The diving experiments were provisionally concluded with a 40-day HELIOX saturation dive in 615 m.
Apart from the necessary readiness for the underwater training for astronauts and for the treatment of major decompression accidents, since 1991 the scientific work has focused on questions of air and space travel like isolation, altered gas mixtures, the development of space suits, EVA-related problems and activities in great height.
HelioxHeliox is a mixture of oxygen and helium; the percentage of oxygen may - depending on the manner of use - be above or below the normal value of 21 %. In diving, helium serves as a replacement for nitrogen, which is responsible for the narcotic effect (rapture of the depth) in great depth.
Helium is obtained as a "by-product" from natural gas sources and is - like nitrogen - an inert gas. Helium has a clearly smaller density (= 0,178 g/l) than air (= 1,2 g/l) and the speed of sound amounts to 1017 m/s at 300 K (air 347 m/s). With speech production, the oscillations of higher frequency that occur in the larynx and are emphasized by resonance in the nasopharyngeal cavity are preferred by helium. The resulting "duck voice" can be compensated only incompletely by the use of an unscrambler (electronic device for speech rectification).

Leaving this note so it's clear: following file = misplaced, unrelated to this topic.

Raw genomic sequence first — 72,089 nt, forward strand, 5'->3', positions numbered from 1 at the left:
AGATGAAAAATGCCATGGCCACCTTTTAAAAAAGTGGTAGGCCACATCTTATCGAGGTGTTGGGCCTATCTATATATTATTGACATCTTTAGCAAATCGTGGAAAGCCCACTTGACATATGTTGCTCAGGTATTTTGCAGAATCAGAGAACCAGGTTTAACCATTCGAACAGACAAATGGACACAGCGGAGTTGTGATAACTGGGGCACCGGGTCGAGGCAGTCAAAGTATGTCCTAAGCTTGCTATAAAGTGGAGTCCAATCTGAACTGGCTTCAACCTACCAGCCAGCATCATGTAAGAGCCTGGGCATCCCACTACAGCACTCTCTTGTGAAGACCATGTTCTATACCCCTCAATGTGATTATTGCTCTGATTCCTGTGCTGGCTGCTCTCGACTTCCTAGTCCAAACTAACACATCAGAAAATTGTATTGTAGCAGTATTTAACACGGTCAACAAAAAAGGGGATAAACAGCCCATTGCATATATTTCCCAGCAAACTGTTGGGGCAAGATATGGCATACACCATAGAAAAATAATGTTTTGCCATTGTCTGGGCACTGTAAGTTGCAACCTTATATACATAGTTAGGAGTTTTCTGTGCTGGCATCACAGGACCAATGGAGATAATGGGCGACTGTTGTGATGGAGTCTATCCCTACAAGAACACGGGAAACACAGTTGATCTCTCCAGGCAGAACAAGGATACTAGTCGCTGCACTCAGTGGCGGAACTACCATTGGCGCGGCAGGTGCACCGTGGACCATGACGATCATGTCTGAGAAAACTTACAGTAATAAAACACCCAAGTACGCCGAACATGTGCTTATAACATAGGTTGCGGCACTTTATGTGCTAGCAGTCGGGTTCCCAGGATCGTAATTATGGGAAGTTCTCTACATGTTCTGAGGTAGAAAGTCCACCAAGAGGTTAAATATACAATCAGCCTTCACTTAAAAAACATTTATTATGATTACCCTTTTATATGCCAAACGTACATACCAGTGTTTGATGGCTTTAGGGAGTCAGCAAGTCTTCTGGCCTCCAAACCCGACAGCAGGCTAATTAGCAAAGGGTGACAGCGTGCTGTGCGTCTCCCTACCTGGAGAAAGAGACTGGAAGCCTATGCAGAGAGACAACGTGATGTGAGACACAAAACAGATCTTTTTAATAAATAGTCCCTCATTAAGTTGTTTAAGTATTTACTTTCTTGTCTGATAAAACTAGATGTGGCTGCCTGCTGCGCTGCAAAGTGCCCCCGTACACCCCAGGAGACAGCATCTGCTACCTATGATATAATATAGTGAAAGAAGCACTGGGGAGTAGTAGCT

On one hand, this entails a substantial complication of work because the personnel on deck may be unable to understand the diver correctly . On the other hand, the problems in vocal communication between the divers lead to social and psychological problems. Helium also has a strong cooling-down effect, as its heat conductivity is much higher (=0.143 W/mK) than that of air (=0.024 W/mK). For this reason, a habitable helium atmosphere has to be heated to approx. 32°C in spite of its lower thermal capacity in order to prevent loss of the diver's body heat.